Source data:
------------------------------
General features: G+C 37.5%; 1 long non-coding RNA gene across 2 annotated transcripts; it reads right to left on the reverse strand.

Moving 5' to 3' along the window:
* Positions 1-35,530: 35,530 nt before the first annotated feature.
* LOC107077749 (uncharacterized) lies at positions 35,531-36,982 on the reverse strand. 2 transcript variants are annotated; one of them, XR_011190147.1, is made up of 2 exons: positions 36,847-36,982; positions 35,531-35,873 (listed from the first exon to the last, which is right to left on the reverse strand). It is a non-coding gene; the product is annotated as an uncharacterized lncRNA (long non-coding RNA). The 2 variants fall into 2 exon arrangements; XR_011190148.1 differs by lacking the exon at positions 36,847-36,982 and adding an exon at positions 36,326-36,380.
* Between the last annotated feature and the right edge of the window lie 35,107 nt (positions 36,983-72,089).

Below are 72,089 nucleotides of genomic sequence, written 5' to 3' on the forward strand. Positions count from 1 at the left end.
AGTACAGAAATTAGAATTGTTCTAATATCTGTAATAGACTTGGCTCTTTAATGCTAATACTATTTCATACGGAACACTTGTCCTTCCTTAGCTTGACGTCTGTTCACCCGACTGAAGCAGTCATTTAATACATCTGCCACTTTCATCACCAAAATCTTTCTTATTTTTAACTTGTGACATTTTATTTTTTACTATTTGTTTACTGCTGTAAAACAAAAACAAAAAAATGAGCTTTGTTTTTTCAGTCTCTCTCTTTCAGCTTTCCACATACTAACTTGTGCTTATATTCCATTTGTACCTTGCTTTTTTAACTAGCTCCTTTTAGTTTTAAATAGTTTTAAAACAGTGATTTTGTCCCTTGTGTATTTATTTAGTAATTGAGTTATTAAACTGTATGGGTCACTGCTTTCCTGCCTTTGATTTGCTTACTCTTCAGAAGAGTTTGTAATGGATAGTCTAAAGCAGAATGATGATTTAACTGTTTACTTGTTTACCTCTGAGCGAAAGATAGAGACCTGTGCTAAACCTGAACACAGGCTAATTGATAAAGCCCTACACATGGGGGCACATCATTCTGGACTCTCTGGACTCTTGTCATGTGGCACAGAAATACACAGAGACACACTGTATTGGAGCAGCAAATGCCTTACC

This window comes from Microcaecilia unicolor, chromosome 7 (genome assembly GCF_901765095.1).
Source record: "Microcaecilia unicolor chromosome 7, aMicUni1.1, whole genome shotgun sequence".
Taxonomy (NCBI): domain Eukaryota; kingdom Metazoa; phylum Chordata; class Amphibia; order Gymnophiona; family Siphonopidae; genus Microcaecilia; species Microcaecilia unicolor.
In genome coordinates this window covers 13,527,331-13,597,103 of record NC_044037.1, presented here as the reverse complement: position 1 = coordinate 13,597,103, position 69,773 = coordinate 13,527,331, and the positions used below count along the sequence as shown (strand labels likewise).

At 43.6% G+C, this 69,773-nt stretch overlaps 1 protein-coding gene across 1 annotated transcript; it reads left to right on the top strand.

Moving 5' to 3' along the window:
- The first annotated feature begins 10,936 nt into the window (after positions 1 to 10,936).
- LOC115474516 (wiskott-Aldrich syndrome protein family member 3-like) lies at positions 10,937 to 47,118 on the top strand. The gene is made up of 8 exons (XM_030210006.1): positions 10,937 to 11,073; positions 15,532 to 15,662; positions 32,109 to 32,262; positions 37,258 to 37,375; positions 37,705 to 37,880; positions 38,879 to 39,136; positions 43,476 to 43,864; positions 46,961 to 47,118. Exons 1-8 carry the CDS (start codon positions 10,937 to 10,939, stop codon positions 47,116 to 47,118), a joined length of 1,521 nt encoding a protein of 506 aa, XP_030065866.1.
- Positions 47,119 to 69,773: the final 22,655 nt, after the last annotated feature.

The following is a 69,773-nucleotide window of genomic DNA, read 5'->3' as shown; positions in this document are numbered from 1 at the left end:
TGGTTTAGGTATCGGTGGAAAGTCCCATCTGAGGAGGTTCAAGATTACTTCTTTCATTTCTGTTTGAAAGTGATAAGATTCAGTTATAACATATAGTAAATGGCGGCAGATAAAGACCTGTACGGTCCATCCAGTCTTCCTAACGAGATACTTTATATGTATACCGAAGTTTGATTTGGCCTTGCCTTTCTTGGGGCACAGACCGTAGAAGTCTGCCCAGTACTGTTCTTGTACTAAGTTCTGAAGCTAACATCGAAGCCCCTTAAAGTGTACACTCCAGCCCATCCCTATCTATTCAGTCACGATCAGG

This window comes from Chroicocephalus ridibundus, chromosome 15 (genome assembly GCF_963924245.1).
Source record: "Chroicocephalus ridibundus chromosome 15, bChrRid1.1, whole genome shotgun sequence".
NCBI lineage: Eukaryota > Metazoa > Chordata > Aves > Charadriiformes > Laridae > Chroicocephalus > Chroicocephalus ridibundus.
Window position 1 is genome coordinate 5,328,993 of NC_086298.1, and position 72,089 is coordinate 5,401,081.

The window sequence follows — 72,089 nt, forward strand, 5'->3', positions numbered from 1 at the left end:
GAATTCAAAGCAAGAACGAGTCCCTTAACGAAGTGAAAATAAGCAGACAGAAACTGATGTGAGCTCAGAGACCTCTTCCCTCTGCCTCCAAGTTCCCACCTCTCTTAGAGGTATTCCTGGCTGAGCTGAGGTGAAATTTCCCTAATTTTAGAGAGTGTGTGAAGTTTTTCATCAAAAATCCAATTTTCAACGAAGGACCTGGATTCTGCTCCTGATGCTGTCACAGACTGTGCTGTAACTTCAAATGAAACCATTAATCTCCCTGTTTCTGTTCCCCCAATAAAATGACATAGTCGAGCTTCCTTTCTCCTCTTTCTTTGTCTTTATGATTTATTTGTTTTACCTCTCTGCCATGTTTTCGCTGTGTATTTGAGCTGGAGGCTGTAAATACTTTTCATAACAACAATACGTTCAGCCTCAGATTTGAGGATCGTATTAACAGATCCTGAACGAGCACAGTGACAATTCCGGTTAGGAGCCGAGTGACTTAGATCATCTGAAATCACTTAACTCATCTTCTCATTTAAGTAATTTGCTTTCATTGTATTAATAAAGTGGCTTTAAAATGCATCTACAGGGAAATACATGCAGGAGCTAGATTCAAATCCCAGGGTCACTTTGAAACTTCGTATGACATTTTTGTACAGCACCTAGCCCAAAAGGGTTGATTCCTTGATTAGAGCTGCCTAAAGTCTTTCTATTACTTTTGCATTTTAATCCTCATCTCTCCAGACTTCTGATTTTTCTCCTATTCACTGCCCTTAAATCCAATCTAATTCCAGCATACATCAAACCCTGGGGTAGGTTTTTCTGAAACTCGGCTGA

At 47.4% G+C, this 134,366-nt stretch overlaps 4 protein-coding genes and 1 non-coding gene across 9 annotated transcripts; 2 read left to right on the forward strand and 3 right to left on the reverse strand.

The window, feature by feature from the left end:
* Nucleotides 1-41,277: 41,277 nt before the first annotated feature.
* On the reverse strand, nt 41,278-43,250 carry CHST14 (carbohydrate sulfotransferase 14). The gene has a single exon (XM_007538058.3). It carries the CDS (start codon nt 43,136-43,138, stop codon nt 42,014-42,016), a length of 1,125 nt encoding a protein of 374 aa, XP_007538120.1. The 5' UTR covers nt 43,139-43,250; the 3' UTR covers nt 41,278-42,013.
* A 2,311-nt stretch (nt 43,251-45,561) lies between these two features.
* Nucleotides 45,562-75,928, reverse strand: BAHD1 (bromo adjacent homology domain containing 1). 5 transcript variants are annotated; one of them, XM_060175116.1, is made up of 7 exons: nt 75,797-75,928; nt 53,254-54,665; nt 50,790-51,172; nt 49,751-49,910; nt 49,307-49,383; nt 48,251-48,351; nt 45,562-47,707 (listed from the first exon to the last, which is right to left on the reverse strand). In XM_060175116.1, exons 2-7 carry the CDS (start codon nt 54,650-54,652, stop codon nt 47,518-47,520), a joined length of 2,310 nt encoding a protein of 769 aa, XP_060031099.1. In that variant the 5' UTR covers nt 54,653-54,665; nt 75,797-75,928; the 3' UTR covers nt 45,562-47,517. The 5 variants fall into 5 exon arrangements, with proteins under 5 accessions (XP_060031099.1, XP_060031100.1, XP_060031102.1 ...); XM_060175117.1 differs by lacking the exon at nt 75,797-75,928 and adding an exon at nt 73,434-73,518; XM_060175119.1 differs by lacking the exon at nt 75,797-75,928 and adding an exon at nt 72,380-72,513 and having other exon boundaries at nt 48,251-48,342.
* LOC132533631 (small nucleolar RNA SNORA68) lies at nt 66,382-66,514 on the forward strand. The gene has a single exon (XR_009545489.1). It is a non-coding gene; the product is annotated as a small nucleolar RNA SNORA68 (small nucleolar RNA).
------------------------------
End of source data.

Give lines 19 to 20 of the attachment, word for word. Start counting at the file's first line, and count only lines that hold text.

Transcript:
This window comes from Chroicocephalus ridibundus, chromosome 15 (genome assembly GCF_963924245.1).
Source record: "Chroicocephalus ridibundus chromosome 15, bChrRid1.1, whole genome shotgun sequence".